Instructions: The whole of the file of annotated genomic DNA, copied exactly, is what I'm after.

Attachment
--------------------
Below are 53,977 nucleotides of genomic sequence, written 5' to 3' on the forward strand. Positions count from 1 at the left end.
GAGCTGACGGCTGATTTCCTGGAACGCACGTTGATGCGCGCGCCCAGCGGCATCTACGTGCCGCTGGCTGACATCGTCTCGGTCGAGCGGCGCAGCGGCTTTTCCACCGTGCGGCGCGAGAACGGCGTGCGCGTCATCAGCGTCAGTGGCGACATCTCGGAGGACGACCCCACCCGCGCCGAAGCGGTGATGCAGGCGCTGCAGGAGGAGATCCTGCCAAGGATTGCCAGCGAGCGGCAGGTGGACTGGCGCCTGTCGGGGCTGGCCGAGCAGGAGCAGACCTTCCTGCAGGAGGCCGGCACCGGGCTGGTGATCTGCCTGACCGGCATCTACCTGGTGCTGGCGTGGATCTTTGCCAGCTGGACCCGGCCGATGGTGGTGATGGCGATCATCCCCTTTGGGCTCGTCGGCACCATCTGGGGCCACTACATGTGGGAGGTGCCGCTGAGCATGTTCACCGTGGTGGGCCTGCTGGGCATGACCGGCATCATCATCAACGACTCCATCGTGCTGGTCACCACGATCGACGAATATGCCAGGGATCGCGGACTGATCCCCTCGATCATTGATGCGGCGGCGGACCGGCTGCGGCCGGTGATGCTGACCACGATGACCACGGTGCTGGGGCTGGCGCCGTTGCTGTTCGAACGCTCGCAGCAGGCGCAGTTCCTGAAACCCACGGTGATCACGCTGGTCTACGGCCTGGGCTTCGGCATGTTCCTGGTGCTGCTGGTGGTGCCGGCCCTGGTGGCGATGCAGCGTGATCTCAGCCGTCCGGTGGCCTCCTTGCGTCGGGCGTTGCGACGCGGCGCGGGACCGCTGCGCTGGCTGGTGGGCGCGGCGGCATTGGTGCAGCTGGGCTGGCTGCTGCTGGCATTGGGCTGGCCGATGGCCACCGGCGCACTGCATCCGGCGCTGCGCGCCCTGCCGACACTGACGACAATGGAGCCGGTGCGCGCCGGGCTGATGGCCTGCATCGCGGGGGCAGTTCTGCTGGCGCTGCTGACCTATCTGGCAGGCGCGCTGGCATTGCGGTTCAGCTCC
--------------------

Below are 53,977 nucleotides of genomic sequence, written 5' to 3' on the forward strand. Positions count from 1 at the left end.
GAGCTGACGGCTGATTTCCTGGAACGCACGTTGATGCGCGCGCCCAGCGGCATCTACGTGCCGCTGGCTGACATCGTCTCGGTCGAGCGGCGCAGCGGCTTTTCCACCGTGCGGCGCGAGAACGGCGTGCGCGTCATCAGCGTCAGTGGCGACATCTCGGAGGACGACCCCACCCGCGCCGAAGCGGTGATGCAGGCGCTGCAGGAGGAGATCCTGCCAAGGATTGCCAGCGAGCGGCAGGTGGACTGGCGCCTGTCGGGGCTGGCCGAGCAGGAGCAGACCTTCCTGCAGGAGGCCGGCACCGGGCTGGTGATCTGCCTGACCGGCATCTACCTGGTGCTGGCGTGGATCTTTGCCAGCTGGACCCGGCCGATGGTGGTGATGGCGATCATCCCCTTTGGGCTCGTCGGCACCATCTGGGGCCACTACATGTGGGAGGTGCCGCTGAGCATGTTCACCGTGGTGGGCCTGCTGGGCATGACCGGCATCATCATCAACGACTCCATCGTGCTGGTCACCACGATCGACGAATATGCCAGGGATCGCGGACTGATCCCCTCGATCATTGATGCGGCGGCGGACCGGCTGCGGCCGGTGATGCTGACCACGATGACCACGGTGCTGGGGCTGGCGCCGTTGCTGTTCGAACGCTCGCAGCAGGCGCAGTTCCTGAAACCCACGGTGATCACGCTGGTCTACGGCCTGGGCTTCGGCATGTTCCTGGTGCTGCTGGTGGTGCCGGCCCTGGTGGCGATGCAGCGTGATCTCAGCCGTCCGGTGGCCTCCTTGCGTCGGGCGTTGCGACGCGGCGCGGGACCGCTGCGCTGGCTGGTGGGCGCGGCGGCATTGGTGCAGCTGGGCTGGCTGCTGCTGGCATTGGGCTGGCCGATGGCCACCGGCGCACTGCATCCGGCGCTGCGCGCCCTGCCGACACTGACGACAATGGAGCCGGTGCGCGCCGGGCTGATGGCCTGCATCGCGGGGGCAGTTCTGCTGGCGCTGCTGACCTATCTGGCAGGCGCGCTGGCATTGCGGTTCAGCTCC